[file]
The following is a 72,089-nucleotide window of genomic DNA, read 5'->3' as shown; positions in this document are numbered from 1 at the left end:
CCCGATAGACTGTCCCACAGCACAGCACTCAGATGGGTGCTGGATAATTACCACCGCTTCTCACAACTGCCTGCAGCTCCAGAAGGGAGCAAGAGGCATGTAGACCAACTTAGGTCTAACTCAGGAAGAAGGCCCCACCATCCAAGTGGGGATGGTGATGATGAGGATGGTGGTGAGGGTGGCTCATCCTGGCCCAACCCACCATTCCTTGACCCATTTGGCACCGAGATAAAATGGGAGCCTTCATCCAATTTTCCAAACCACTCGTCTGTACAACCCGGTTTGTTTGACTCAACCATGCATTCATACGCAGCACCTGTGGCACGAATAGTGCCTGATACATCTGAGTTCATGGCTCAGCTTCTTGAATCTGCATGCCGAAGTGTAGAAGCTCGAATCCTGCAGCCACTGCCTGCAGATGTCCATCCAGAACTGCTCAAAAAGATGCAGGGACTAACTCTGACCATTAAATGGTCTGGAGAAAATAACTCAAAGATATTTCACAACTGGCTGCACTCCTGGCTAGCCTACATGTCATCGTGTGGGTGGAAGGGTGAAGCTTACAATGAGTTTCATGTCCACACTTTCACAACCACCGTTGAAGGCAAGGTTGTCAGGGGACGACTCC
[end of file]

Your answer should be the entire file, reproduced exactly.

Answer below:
The following is a 72,089-nucleotide window of genomic DNA, read 5'->3' as shown; positions in this document are numbered from 1 at the left end:
CCCGATAGACTGTCCCACAGCACAGCACTCAGATGGGTGCTGGATAATTACCACCGCTTCTCACAACTGCCTGCAGCTCCAGAAGGGAGCAAGAGGCATGTAGACCAACTTAGGTCTAACTCAGGAAGAAGGCCCCACCATCCAAGTGGGGATGGTGATGATGAGGATGGTGGTGAGGGTGGCTCATCCTGGCCCAACCCACCATTCCTTGACCCATTTGGCACCGAGATAAAATGGGAGCCTTCATCCAATTTTCCAAACCACTCGTCTGTACAACCCGGTTTGTTTGACTCAACCATGCATTCATACGCAGCACCTGTGGCACGAATAGTGCCTGATACATCTGAGTTCATGGCTCAGCTTCTTGAATCTGCATGCCGAAGTGTAGAAGCTCGAATCCTGCAGCCACTGCCTGCAGATGTCCATCCAGAACTGCTCAAAAAGATGCAGGGACTAACTCTGACCATTAAATGGTCTGGAGAAAATAACTCAAAGATATTTCACAACTGGCTGCACTCCTGGCTAGCCTACATGTCATCGTGTGGGTGGAAGGGTGAAGCTTACAATGAGTTTCATGTCCACACTTTCACAACCACCGTTGAAGGCAAGGTTGTCAGGGGACGACTCC